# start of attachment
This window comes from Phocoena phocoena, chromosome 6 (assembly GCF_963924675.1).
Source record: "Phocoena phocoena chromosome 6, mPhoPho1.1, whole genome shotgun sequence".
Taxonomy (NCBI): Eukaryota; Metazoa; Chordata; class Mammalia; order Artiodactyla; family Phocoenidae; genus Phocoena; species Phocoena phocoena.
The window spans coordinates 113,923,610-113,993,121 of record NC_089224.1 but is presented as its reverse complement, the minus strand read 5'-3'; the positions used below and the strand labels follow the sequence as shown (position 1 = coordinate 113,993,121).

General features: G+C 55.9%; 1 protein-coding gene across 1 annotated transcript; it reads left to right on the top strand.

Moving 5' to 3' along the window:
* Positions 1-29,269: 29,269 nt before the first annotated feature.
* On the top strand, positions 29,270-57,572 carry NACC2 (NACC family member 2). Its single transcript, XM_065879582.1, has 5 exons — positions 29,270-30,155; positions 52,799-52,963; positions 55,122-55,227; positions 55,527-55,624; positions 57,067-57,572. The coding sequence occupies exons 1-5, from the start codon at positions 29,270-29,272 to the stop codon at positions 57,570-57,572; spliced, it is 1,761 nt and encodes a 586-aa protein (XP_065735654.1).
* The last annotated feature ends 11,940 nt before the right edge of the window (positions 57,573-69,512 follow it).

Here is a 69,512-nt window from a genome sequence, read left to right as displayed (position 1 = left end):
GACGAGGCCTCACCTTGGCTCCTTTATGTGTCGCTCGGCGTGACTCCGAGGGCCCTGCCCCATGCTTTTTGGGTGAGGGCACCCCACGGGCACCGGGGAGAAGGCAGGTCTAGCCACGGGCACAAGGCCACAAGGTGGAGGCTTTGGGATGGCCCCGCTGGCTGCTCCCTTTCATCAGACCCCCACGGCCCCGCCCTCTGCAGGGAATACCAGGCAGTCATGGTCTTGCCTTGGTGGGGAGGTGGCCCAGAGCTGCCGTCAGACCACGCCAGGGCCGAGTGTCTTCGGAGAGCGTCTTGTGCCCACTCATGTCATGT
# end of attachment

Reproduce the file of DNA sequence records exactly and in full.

This window comes from Phocoena phocoena, chromosome 6 (assembly GCF_963924675.1).
Source record: "Phocoena phocoena chromosome 6, mPhoPho1.1, whole genome shotgun sequence".
Taxonomy (NCBI): Eukaryota; Metazoa; Chordata; class Mammalia; order Artiodactyla; family Phocoenidae; genus Phocoena; species Phocoena phocoena.
The window spans coordinates 113,923,610-113,993,121 of record NC_089224.1 but is presented as its reverse complement, the minus strand read 5'-3'; the positions used below and the strand labels follow the sequence as shown (position 1 = coordinate 113,993,121).

General features: G+C 55.9%; 1 protein-coding gene across 1 annotated transcript; it reads left to right on the top strand.

Moving 5' to 3' along the window:
* Positions 1-29,269: 29,269 nt before the first annotated feature.
* On the top strand, positions 29,270-57,572 carry NACC2 (NACC family member 2). Its single transcript, XM_065879582.1, has 5 exons — positions 29,270-30,155; positions 52,799-52,963; positions 55,122-55,227; positions 55,527-55,624; positions 57,067-57,572. The coding sequence occupies exons 1-5, from the start codon at positions 29,270-29,272 to the stop codon at positions 57,570-57,572; spliced, it is 1,761 nt and encodes a 586-aa protein (XP_065735654.1).
* The last annotated feature ends 11,940 nt before the right edge of the window (positions 57,573-69,512 follow it).

Here is a 69,512-nt window from a genome sequence, read left to right as displayed (position 1 = left end):
GACGAGGCCTCACCTTGGCTCCTTTATGTGTCGCTCGGCGTGACTCCGAGGGCCCTGCCCCATGCTTTTTGGGTGAGGGCACCCCACGGGCACCGGGGAGAAGGCAGGTCTAGCCACGGGCACAAGGCCACAAGGTGGAGGCTTTGGGATGGCCCCGCTGGCTGCTCCCTTTCATCAGACCCCCACGGCCCCGCCCTCTGCAGGGAATACCAGGCAGTCATGGTCTTGCCTTGGTGGGGAGGTGGCCCAGAGCTGCCGTCAGACCACGCCAGGGCCGAGTGTCTTCGGAGAGCGTCTTGTGCCCACTCATGTCATGT